Duncan Macmillan, based on Paul Auster's novel
59 Productions, HOME, Lyric Hammersmith
HOME, Manchester 04 March 2017 to 18 March 2017
THERE are, to be sure, two ways (at least) of looking at this strange and magnificent work.
It could be charting the descent into madness of a grief-stricken writer caught up in the lives of people who exist only in his head... or it could all be real, a complex, convoluted story that twists like the twistiest of twisting, turning things.
There is no right way to look at it, which was perhaps novel writer Paul Auster’s intention 30 years ago: this is a man after all who writes himself into his stories and here, in Duncan Macmillan’s equally twisty, often baffling adaptation, has two actors playing one character (and who seems to write most of his characters in pairs, which doesn't make life any easier for the viewer).
Central character Daniel Quinn (Chris New and Mark Edel-Hunt) writes mystery stories. Picking up a wrong number one night he gets involved in the real-life case of Peter Stillman Jr, who believes his father, also Peter Stillman (both played by Jack Tarlton), has come to kill him.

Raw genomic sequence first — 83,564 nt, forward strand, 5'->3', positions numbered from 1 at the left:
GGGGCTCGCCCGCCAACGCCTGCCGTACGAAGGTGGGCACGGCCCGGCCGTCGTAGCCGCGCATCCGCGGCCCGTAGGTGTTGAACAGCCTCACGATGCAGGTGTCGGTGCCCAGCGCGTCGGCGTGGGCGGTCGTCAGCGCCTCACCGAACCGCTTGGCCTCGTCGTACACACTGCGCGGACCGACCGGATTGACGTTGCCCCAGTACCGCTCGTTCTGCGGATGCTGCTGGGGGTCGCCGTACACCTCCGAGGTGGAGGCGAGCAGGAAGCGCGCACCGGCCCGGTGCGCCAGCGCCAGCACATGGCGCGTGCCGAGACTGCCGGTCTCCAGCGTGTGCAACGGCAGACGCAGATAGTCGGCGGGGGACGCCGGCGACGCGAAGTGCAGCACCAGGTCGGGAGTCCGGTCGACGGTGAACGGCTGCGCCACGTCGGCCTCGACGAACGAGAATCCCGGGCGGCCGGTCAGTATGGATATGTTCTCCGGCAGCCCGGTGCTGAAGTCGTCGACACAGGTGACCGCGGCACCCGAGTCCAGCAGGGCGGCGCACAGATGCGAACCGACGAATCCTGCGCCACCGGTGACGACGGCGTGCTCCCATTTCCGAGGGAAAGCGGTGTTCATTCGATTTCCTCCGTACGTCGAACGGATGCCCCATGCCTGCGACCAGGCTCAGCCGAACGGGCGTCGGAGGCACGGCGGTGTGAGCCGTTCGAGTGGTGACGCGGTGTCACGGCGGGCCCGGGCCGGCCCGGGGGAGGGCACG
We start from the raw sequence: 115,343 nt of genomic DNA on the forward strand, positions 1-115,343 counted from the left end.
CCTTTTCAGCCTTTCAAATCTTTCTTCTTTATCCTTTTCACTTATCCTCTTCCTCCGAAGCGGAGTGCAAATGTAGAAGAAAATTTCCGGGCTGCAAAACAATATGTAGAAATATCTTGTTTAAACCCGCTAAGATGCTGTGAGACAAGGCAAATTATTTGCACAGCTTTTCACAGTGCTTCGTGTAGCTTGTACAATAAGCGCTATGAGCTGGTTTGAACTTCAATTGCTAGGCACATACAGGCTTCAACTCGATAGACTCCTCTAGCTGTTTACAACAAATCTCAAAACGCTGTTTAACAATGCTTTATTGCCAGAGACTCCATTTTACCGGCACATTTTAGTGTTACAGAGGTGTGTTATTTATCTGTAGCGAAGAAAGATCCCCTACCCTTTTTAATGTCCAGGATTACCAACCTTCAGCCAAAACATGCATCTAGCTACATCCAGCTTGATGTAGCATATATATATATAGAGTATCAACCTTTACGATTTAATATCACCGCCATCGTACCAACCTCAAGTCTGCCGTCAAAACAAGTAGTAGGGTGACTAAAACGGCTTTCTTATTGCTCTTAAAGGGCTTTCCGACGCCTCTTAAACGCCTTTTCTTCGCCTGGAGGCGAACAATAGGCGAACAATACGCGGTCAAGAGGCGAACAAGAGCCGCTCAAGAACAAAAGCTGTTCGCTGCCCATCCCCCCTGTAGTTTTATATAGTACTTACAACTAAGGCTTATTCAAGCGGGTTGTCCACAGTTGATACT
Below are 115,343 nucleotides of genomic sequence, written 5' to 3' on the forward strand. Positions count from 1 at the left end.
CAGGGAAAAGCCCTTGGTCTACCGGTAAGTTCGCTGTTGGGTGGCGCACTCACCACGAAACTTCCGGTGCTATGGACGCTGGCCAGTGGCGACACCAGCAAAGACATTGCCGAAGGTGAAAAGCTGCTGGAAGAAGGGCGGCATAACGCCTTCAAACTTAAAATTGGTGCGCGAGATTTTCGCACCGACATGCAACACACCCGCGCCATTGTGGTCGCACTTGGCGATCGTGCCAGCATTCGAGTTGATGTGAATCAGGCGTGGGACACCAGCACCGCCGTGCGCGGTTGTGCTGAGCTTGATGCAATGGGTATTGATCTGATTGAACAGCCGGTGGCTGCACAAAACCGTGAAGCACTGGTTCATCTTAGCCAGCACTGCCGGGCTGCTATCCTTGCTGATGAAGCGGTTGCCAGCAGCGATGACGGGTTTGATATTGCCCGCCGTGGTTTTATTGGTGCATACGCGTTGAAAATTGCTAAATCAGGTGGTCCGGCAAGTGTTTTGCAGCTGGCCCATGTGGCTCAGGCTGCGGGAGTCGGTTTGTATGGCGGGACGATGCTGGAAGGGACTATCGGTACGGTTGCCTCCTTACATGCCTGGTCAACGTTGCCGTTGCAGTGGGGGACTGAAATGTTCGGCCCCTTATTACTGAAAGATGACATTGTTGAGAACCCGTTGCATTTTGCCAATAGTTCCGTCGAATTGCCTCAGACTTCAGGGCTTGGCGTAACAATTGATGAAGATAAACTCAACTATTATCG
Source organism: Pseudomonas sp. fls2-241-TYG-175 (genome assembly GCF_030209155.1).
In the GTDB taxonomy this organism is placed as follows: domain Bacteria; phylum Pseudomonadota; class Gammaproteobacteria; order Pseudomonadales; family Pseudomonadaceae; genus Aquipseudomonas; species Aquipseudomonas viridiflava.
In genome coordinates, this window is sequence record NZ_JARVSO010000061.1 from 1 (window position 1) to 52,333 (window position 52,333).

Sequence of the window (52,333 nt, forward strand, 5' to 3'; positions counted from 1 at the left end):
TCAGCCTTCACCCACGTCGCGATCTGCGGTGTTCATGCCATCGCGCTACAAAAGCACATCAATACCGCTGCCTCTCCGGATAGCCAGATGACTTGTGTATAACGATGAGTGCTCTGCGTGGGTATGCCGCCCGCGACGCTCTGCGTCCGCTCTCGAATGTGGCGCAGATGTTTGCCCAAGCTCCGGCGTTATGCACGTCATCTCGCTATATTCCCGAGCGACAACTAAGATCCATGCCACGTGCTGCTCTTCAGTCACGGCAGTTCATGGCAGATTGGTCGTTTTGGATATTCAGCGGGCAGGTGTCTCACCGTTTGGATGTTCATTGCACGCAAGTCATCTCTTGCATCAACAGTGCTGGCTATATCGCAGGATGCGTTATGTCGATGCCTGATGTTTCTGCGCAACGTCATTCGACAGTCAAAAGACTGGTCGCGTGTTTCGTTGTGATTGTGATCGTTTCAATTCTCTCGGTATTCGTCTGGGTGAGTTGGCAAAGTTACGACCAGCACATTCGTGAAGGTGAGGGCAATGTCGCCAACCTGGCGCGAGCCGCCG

In fact Stillman Sr is a harmless kook, and the story is soon abandoned to focus on the story's real purpose: to watch Quinn, who assumes the name Paul Auster (not to be confused with the other Paul Auster character, who also narrates) – into obsession and madness.
With me so far? Truth is you won’t find any clarity by watching to the end; just more confusion as Quinn's grip on reality disappears.
But strange though the story is, the company behind it, 59 Productions, continues the work of Leeds-based tech geniuses imitating the dog, whose projection-based set can offer almost any scene on any stage (as we saw in the Oldham Coliseum’s Hound of the Baskervilles and The Mist in the Mirror in recent years).
The boffins of 59 Productions also play with the stage space in incredible ways, projecting props and backdrops - both static and moving; doors and windows both opaque and translucent, interiors and exteriors, on the bare walls of a dingy, two-room set continually otherwise seen in a noirish half-light.
The evening is short (100min, no interval) wonderfully slick and frequently startling - and until I saw the musical version of Bat Out Of Hell a few days later, perhaps the most technically accomplished set I’ve seen. Now it's only one of the top two.
Expect to be mystified and blown away at the same time.
Reviewer: Paul Genty